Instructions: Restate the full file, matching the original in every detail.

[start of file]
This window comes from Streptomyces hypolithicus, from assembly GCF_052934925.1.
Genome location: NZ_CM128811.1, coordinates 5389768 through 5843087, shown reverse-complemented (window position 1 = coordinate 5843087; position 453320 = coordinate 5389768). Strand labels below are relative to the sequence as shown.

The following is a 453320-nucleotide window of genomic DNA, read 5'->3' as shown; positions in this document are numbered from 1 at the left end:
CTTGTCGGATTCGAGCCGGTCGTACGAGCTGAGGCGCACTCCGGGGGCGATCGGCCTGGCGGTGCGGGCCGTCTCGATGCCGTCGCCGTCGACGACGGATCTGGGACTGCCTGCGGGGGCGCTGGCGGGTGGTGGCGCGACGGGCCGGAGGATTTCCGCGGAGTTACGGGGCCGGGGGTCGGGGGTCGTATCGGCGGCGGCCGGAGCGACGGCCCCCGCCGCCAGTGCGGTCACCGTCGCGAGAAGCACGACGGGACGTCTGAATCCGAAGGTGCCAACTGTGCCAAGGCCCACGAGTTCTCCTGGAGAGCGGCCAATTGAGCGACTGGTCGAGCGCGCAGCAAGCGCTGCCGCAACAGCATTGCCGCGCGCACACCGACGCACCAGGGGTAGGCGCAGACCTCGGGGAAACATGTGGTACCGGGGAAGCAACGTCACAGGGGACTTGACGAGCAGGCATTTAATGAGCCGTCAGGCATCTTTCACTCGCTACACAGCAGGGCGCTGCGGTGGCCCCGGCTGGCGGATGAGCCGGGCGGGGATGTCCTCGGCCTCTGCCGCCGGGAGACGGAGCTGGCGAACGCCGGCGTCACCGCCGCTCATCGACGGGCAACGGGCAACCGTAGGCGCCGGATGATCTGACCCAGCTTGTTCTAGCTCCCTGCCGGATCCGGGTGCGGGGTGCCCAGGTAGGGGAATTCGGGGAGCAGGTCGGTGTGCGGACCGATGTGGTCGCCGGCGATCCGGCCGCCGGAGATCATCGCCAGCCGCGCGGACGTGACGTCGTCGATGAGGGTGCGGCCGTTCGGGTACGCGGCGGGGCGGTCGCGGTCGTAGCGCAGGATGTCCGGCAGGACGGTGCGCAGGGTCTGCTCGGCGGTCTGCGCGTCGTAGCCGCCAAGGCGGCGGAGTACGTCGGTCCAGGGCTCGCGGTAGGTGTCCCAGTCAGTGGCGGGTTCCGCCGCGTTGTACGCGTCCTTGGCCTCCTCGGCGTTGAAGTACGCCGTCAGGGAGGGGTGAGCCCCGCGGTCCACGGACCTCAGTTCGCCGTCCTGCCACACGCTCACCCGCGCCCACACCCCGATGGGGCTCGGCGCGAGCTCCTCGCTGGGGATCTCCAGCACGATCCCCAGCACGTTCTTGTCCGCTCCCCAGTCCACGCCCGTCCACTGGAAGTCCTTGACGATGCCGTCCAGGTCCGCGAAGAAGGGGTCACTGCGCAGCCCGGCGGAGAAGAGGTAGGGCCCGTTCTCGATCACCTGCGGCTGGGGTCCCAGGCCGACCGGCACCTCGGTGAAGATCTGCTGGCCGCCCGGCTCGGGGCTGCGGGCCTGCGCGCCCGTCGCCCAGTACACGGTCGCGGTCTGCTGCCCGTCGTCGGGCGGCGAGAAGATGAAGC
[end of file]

This window comes from Streptomyces hypolithicus, from assembly GCF_052934925.1.
Genome location: NZ_CM128811.1, coordinates 5389768 through 5843087, shown reverse-complemented (window position 1 = coordinate 5843087; position 453320 = coordinate 5389768). Strand labels below are relative to the sequence as shown.

The following is a 453320-nucleotide window of genomic DNA, read 5'->3' as shown; positions in this document are numbered from 1 at the left end:
CTTGTCGGATTCGAGCCGGTCGTACGAGCTGAGGCGCACTCCGGGGGCGATCGGCCTGGCGGTGCGGGCCGTCTCGATGCCGTCGCCGTCGACGACGGATCTGGGACTGCCTGCGGGGGCGCTGGCGGGTGGTGGCGCGACGGGCCGGAGGATTTCCGCGGAGTTACGGGGCCGGGGGTCGGGGGTCGTATCGGCGGCGGCCGGAGCGACGGCCCCCGCCGCCAGTGCGGTCACCGTCGCGAGAAGCACGACGGGACGTCTGAATCCGAAGGTGCCAACTGTGCCAAGGCCCACGAGTTCTCCTGGAGAGCGGCCAATTGAGCGACTGGTCGAGCGCGCAGCAAGCGCTGCCGCAACAGCATTGCCGCGCGCACACCGACGCACCAGGGGTAGGCGCAGACCTCGGGGAAACATGTGGTACCGGGGAAGCAACGTCACAGGGGACTTGACGAGCAGGCATTTAATGAGCCGTCAGGCATCTTTCACTCGCTACACAGCAGGGCGCTGCGGTGGCCCCGGCTGGCGGATGAGCCGGGCGGGGATGTCCTCGGCCTCTGCCGCCGGGAGACGGAGCTGGCGAACGCCGGCGTCACCGCCGCTCATCGACGGGCAACGGGCAACCGTAGGCGCCGGATGATCTGACCCAGCTTGTTCTAGCTCCCTGCCGGATCCGGGTGCGGGGTGCCCAGGTAGGGGAATTCGGGGAGCAGGTCGGTGTGCGGACCGATGTGGTCGCCGGCGATCCGGCCGCCGGAGATCATCGCCAGCCGCGCGGACGTGACGTCGTCGATGAGGGTGCGGCCGTTCGGGTACGCGGCGGGGCGGTCGCGGTCGTAGCGCAGGATGTCCGGCAGGACGGTGCGCAGGGTCTGCTCGGCGGTCTGCGCGTCGTAGCCGCCAAGGCGGCGGAGTACGTCGGTCCAGGGCTCGCGGTAGGTGTCCCAGTCAGTGGCGGGTTCCGCCGCGTTGTACGCGTCCTTGGCCTCCTCGGCGTTGAAGTACGCCGTCAGGGAGGGGTGAGCCCCGCGGTCCACGGACCTCAGTTCGCCGTCCTGCCACACGCTCACCCGCGCCCACACCCCGATGGGGCTCGGCGCGAGCTCCTCGCTGGGGATCTCCAGCACGATCCCCAGCACGTTCTTGTCCGCTCCCCAGTCCACGCCCGTCCACTGGAAGTCCTTGACGATGCCGTCCAGGTCCGCGAAGAAGGGGTCACTGCGCAGCCCGGCGGAGAAGAGGTAGGGCCCGTTCTCGATCACCTGCGGCTGGGGTCCCAGGCCGACCGGCACCTCGGTGAAGATCTGCTGGCCGCCCGGCTCGGGGCTGCGGGCCTGCGCGCCCGTCGCCCAGTACACGGTCGCGGTCTGCTGCCCGTCGTCGGGCGGCGAGAAGATGAAGC